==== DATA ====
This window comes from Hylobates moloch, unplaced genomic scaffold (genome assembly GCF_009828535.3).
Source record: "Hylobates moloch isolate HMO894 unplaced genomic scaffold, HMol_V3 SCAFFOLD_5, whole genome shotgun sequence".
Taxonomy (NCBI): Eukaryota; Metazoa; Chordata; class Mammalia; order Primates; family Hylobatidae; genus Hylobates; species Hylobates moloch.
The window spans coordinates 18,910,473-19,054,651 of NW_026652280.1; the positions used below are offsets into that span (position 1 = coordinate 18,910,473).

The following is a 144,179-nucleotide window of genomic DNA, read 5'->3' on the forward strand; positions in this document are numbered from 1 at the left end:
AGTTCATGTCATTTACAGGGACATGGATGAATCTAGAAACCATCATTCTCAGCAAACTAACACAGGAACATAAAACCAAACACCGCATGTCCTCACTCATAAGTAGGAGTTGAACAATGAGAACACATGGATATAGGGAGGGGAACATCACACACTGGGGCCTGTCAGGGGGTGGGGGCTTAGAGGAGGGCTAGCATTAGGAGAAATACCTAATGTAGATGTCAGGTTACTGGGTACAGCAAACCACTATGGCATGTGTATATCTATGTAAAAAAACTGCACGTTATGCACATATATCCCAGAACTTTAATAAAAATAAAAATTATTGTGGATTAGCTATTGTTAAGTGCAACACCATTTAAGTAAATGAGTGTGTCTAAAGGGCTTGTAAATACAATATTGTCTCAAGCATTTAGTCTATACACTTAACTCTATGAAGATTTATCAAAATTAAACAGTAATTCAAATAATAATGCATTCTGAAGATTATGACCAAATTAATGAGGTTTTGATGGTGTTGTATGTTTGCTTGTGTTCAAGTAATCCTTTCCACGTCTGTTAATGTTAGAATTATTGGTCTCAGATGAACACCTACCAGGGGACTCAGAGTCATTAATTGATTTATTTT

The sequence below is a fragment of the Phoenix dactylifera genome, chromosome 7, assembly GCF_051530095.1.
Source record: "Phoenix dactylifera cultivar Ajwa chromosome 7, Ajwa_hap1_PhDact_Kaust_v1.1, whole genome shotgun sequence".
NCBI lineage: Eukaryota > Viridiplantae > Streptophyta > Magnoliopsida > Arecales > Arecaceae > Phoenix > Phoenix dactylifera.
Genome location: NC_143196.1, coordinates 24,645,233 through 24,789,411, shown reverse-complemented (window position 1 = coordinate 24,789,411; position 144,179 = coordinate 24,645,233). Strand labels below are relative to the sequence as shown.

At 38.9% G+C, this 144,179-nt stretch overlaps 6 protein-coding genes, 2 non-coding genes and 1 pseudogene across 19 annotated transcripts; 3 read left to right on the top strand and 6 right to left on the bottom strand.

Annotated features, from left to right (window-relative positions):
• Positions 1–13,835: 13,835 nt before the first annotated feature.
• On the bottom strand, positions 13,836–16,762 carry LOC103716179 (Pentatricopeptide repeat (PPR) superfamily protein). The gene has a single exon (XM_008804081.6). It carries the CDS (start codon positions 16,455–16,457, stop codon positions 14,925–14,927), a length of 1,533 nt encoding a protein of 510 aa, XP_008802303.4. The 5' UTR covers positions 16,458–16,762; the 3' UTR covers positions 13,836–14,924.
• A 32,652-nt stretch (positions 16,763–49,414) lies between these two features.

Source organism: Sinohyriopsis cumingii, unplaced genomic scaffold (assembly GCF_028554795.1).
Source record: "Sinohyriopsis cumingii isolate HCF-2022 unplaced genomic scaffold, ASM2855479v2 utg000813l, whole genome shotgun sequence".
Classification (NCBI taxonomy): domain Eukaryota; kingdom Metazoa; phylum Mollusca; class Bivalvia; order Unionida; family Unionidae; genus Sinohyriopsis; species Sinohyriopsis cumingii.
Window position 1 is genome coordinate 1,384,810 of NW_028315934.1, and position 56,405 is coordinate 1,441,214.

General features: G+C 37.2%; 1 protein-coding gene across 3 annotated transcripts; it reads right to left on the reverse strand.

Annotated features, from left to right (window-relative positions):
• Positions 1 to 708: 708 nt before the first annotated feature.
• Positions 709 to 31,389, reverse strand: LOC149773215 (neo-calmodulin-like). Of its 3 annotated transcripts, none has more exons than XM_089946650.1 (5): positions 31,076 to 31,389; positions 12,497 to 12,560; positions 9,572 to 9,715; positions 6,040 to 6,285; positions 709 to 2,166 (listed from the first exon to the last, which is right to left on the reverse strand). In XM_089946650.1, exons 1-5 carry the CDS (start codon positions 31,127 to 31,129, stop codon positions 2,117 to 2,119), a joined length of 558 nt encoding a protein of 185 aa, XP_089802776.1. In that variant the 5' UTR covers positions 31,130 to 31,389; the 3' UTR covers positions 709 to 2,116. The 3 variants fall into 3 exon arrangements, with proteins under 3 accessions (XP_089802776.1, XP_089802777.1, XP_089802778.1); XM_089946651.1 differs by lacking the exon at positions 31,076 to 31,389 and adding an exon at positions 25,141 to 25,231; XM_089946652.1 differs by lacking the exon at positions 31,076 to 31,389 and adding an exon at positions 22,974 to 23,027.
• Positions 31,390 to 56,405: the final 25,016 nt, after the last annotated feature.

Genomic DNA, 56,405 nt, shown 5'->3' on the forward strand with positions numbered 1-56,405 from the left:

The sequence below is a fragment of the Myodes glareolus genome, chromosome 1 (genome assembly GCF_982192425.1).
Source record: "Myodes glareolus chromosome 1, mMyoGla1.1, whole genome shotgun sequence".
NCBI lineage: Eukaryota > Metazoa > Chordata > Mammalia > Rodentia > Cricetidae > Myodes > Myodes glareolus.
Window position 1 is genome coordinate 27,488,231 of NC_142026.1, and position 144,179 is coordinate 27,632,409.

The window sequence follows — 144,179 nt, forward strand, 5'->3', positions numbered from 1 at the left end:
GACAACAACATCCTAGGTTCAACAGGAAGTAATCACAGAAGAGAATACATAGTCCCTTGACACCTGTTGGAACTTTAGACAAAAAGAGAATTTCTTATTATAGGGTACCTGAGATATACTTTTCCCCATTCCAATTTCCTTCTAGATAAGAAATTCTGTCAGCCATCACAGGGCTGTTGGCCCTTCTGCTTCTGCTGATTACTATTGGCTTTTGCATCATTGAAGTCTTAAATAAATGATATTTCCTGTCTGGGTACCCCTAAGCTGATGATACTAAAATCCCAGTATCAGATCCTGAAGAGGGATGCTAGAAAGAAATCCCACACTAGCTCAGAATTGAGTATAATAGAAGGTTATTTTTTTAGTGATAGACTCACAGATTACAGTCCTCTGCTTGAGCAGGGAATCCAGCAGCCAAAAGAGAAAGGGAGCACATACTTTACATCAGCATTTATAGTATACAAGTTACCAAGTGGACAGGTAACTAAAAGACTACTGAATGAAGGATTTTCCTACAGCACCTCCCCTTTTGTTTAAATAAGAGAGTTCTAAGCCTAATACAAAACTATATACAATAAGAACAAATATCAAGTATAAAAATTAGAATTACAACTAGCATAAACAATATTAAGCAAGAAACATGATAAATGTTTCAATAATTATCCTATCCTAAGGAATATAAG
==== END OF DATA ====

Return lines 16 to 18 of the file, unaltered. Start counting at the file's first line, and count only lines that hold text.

Source organism: Sinohyriopsis cumingii, unplaced genomic scaffold (assembly GCF_028554795.1).
Source record: "Sinohyriopsis cumingii isolate HCF-2022 unplaced genomic scaffold, ASM2855479v2 utg000813l, whole genome shotgun sequence".
Classification (NCBI taxonomy): domain Eukaryota; kingdom Metazoa; phylum Mollusca; class Bivalvia; order Unionida; family Unionidae; genus Sinohyriopsis; species Sinohyriopsis cumingii.